The second half of the concert, where a costume change occurred, offered some relief. Singer number one came out in a less tacky outfit, which offered far better scaffolding for optimal bodily containment. However, the chunky knee high boots remained. Here’s my advice. Chunky knee-high boots NEVER look good underneath a ballgown. It might seem that ‘no one will notice’, but we do! We DO! Shoes are noticeable!!  Particularly if they look completely ridiculous and don’t match the rest of your wardrobe!

    Again, the other soloist appeared in the second half in what I’m pretty sure was her wedding dress. This I can accept (actually it’s quite clever, really, if you can get multiple wears out of your wedding gown). However – and this is just one of several examples where I have seen this – it also looked as though the dress had been crumpled up in the back of the cupboard for several years.  Again, here’s my advice – if you are on stage, in the spotlight, please take the time to make sure that your gown, or suit, is crease-free. There is nothing worse than being in the audience and knowing that the soloist hasn’t even bothered to make an effort to look their best. And it’s distracting.

    Another concert I attended recently also featured several soloists. The two women were both wonderful singers in their own right. But their choice of attire bothered me for the entirety of the concert. For one thing, it was obvious that they hand’t discussed their wardrobe choices with each other prior to performance (if they did, then this is even more disturbing). They couldn’t have been more at the end of polar extremes if they tried. One looked like she was trying to channel a sexy, evil serpentine stepmother at a mirrorball disco; the other looked like she belonged in a 17th century Italian portrait of the madonna. Unfortunately, neither of the singers were representing characters, and, equally unfortunate, the extremeties of their ‘look’ caused the other to appear even more ridiculous. As  the piece being performed did  have an historic religious context and theme, the Virgin Mary look (however distinctly 1990’s in its vibe) was probably slightly more appropriate than the other soloist’s choice of attire. I think, if one is performing something that has a sacred/religious context, then it’s probably best to steer away from super-sexy, giltzy outfits.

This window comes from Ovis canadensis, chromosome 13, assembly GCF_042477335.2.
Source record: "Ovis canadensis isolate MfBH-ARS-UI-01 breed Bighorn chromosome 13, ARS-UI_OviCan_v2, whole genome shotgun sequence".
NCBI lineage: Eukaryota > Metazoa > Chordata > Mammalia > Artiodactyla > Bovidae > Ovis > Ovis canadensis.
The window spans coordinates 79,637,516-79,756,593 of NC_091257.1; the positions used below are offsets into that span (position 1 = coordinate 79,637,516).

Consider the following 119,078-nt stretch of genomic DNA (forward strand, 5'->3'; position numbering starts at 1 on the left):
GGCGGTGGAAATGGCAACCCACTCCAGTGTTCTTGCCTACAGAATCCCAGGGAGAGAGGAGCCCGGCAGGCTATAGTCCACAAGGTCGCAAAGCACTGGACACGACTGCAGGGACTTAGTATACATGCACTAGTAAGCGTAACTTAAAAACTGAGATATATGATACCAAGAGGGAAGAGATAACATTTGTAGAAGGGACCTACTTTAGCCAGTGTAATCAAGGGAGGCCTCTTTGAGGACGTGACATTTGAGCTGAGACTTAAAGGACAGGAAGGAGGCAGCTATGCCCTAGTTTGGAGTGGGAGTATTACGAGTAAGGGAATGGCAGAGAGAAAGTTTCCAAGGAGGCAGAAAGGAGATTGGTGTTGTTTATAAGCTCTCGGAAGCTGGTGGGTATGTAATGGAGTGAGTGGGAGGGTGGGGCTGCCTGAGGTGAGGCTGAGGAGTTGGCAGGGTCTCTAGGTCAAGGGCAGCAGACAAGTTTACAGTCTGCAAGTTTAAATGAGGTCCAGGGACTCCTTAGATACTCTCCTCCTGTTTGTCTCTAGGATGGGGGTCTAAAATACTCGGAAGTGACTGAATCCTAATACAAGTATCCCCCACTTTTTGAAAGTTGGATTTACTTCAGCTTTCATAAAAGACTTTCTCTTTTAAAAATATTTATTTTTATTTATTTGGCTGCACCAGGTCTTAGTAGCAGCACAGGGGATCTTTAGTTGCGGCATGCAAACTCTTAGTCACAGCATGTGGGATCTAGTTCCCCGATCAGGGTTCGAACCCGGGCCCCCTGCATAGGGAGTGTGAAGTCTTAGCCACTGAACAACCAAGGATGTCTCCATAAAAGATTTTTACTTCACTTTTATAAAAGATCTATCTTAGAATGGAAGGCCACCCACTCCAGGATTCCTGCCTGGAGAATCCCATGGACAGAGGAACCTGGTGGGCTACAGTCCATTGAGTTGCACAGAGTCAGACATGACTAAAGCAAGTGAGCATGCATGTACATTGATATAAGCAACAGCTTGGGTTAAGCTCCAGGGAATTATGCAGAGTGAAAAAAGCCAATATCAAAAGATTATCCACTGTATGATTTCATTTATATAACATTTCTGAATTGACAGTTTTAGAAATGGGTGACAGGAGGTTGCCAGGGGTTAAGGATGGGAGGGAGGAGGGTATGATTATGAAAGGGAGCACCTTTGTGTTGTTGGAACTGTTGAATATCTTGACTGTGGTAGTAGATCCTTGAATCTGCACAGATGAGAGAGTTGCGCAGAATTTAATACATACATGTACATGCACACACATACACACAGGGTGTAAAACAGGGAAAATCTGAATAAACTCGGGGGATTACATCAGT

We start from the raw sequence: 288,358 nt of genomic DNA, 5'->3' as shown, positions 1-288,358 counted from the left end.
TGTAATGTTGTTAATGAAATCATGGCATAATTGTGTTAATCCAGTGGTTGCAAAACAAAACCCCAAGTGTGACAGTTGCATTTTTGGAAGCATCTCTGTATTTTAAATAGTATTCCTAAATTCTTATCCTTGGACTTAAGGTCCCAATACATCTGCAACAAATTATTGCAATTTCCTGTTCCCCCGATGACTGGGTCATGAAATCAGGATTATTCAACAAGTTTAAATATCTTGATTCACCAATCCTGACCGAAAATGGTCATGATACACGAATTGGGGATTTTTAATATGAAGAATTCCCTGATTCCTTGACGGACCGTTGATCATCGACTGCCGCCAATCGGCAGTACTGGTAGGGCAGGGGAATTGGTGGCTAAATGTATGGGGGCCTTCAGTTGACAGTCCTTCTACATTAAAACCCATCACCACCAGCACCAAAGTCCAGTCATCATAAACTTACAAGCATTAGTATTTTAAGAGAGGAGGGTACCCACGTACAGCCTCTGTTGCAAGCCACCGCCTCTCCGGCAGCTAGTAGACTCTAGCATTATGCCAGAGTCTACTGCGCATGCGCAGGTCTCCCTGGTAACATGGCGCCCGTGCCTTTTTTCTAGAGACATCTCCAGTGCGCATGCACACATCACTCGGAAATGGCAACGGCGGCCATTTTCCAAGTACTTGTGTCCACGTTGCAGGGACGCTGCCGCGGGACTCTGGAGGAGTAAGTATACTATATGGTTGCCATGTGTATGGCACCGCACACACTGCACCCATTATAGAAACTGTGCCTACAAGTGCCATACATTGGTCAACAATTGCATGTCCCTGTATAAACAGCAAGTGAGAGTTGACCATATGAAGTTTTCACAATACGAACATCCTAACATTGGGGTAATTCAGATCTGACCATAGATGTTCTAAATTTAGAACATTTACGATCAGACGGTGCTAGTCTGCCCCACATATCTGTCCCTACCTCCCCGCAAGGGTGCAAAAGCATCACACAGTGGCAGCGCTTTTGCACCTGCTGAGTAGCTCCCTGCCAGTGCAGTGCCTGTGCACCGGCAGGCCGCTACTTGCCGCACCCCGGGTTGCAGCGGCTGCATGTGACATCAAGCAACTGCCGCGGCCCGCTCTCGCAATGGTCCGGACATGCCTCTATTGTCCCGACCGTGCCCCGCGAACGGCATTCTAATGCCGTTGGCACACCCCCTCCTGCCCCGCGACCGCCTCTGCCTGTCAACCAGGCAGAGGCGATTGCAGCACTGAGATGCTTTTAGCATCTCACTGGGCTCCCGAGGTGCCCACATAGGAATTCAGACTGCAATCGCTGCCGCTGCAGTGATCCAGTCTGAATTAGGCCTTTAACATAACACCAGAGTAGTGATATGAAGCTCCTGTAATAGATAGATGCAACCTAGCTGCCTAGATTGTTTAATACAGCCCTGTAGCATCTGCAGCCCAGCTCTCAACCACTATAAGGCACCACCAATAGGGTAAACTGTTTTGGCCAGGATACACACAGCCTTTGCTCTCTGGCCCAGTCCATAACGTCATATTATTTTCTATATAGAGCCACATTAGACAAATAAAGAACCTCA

Similarly, other soloists have appeared on stage looking fabulous in knock-out frocks, until the embarassing and awkward moment when both they, and the audience, realise that this fabulous-ness came at the cost of functionality. If your dress is so tight and fitted that you struggle to walk in it, this is going to be emphasised a hundred-fold when you make the trek from the wings to centre stage in spotlight. If your strapless dress doesn’t seem to stay put during your performance, your audience may be on the edge of their seats for the entire concert, and not becuase they are enraptured by your outstanding performance. If your shoes are so ridiculously high that you are forced to teeter and totter in a completely stilted fashion, you will end up looking ridiculous.